Projections show that by 2020, China’s share of world GDP will reach some 20%. The US share will drop from 21% to 15%, and Russia’s will decrease from 3% to 2.7%. Having created its economic foundation, China began building its military potential: from 2005 to 2014, China’s yearly military expenditures grew on average by 9.5%. In 2014, China’s military expenditures were budgeted at $130 billion, 12.2% higher than in 2012.

Such a combination of assets naturally creates serious apprehension among the American elite, which has for a long time considered China as a serious challenger for world dominance. This means that the time has come for us to reflect on how to elaborate Russia’s policies in Asia, actually in Eurasia.

Consequently, last year we carried out a research program entitled China’s Global Project for Eurasia, the major theme of which was the Silk Road Economic Belt. I will not dwell on its content; I will simply note some important matters.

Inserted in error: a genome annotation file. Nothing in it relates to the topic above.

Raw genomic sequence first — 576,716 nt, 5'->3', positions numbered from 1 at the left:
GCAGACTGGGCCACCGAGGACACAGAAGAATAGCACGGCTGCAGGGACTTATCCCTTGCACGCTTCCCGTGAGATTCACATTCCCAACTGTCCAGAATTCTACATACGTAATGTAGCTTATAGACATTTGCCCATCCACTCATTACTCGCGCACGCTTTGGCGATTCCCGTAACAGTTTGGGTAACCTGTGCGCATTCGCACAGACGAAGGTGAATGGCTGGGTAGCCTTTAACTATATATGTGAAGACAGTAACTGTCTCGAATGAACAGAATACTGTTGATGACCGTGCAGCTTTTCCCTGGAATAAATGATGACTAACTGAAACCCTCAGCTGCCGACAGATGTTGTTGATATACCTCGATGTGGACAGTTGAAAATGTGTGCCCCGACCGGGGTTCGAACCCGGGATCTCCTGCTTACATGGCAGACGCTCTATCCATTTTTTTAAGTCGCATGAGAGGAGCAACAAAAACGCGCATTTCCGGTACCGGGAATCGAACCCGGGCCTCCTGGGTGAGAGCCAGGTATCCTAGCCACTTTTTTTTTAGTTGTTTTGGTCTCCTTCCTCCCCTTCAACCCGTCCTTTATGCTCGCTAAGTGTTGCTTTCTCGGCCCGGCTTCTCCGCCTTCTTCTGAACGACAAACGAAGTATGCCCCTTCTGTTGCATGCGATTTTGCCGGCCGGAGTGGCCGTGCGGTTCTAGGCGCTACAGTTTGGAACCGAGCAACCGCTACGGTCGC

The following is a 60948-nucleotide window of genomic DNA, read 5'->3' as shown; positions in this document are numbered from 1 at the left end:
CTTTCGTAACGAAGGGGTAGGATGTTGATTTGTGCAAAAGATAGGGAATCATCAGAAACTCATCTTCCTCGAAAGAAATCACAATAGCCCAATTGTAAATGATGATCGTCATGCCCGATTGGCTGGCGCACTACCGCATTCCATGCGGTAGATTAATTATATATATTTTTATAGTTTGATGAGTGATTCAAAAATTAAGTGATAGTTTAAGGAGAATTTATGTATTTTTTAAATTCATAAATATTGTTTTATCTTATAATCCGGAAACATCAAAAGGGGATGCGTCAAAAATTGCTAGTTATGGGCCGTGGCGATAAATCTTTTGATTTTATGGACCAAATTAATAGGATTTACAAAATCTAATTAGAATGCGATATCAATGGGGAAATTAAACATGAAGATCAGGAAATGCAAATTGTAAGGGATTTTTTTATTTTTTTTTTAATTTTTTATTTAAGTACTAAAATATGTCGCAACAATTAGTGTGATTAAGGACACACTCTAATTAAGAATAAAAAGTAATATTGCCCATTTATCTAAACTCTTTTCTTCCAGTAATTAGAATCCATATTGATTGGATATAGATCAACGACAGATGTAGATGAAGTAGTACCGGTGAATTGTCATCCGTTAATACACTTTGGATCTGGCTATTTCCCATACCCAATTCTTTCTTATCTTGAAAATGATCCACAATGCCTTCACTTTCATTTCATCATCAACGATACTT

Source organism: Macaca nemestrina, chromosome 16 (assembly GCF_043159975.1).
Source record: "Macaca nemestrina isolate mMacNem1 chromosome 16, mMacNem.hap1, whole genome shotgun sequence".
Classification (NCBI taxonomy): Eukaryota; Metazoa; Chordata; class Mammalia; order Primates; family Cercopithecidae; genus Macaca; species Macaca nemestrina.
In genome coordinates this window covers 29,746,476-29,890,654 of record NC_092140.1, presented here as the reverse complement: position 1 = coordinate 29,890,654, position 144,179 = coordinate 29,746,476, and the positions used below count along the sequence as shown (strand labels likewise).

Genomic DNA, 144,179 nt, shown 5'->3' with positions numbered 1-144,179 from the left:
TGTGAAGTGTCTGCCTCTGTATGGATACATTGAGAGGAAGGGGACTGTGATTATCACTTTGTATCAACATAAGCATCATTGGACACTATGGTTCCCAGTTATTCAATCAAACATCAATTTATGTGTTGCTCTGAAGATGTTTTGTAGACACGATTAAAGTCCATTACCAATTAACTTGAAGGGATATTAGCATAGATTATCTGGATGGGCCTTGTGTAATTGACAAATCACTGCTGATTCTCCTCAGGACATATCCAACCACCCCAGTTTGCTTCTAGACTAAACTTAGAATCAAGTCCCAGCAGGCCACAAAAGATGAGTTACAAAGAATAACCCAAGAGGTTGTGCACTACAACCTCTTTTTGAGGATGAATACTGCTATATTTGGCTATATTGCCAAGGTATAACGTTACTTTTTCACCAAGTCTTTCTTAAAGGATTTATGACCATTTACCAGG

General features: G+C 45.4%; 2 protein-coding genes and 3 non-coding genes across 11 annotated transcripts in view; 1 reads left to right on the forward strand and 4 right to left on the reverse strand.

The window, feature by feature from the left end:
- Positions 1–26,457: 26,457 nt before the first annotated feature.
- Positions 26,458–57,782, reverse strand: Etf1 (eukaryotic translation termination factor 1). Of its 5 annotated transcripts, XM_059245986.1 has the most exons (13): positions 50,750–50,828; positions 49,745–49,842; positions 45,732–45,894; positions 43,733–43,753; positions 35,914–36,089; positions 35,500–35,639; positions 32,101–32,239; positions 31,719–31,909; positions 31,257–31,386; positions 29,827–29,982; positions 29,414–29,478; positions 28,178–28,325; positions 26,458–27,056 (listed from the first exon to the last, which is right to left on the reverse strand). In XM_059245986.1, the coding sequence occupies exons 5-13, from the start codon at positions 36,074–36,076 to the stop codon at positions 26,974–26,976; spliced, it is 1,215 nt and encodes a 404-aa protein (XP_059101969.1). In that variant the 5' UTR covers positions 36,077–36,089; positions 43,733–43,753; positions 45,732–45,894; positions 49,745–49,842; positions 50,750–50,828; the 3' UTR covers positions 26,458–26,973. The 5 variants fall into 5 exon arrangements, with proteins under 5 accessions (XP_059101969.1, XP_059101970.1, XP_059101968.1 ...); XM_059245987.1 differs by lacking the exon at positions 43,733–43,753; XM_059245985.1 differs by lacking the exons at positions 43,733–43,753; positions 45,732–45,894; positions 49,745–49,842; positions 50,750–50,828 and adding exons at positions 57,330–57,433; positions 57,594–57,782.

1. We are witnessing global transformations. Nevertheless, science, including political science, is substantially lagging when it comes to understanding these processes: while we try to grasp how globalisation actually functions within the framework of a unipolar world, the world continues to evolve. As scientists, we must attempt to describe not only that which is, but to forecast that which will be, and perhaps even anticipate the world’s future architecture. We are all in the same boat, be we Russian or Iranian scientists and experts.
  2. We consider China’s initiative as something definitely positive. In order for such projects as the Silk Road Economic Belt to emerge, a “Chinese Dream” had to arise, take form, and be tabled at the government level. China’s new strategy is a systemic and complex formula, one that it also expects from its partners hoping to reach “three dockings”: a strategic docking strategy, a political docking, and a docking with regard to regional cooperation. Russia has to develop and table some national and SREB partnership perspective proposals for these “three dockings”, as well as for all of the nations of the region. It appears that the identification of such proposals will require effort not only nationally, but also with our close neighbours, first and foremost with countries of the Eurasian Economic Union, other post-Soviet countries, and hopefully with Iran as well.